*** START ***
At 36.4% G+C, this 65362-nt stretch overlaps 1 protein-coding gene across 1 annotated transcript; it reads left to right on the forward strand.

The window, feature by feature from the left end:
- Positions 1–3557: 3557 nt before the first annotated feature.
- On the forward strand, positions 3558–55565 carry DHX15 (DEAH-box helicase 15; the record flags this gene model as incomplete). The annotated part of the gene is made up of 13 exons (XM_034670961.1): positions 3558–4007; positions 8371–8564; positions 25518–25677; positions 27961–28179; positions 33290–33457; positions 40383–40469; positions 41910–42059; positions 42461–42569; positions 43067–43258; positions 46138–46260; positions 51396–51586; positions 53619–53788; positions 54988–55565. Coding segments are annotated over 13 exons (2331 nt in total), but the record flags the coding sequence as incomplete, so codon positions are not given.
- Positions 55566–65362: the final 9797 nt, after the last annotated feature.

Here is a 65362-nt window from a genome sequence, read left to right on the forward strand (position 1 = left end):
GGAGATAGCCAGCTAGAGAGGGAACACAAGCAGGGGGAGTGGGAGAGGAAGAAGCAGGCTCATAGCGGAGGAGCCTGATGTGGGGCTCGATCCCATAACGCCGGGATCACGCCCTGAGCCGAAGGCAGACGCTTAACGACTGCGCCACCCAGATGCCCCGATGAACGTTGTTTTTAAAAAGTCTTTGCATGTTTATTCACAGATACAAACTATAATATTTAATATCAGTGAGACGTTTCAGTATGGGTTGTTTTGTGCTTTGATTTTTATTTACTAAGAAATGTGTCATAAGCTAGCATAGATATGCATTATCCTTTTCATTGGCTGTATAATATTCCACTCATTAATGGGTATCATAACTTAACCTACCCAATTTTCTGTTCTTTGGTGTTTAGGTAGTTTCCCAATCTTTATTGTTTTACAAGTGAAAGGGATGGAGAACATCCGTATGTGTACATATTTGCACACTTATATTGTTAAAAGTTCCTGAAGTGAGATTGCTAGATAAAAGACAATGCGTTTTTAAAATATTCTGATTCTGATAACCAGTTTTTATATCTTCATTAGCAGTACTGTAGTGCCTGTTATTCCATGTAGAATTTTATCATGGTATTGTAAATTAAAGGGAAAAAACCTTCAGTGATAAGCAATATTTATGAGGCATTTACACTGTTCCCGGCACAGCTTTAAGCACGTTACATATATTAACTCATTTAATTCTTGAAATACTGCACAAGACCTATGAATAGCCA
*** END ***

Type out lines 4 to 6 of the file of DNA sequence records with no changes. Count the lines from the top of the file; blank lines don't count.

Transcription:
- On the forward strand, positions 3558–55565 carry DHX15 (DEAH-box helicase 15; the record flags this gene model as incomplete). The annotated part of the gene is made up of 13 exons (XM_034670961.1): positions 3558–4007; positions 8371–8564; positions 25518–25677; positions 27961–28179; positions 33290–33457; positions 40383–40469; positions 41910–42059; positions 42461–42569; positions 43067–43258; positions 46138–46260; positions 51396–51586; positions 53619–53788; positions 54988–55565. Coding segments are annotated over 13 exons (2331 nt in total), but the record flags the coding sequence as incomplete, so codon positions are not given.
- Positions 55566–65362: the final 9797 nt, after the last annotated feature.

Here is a 65362-nt window from a genome sequence, read left to right on the forward strand (position 1 = left end):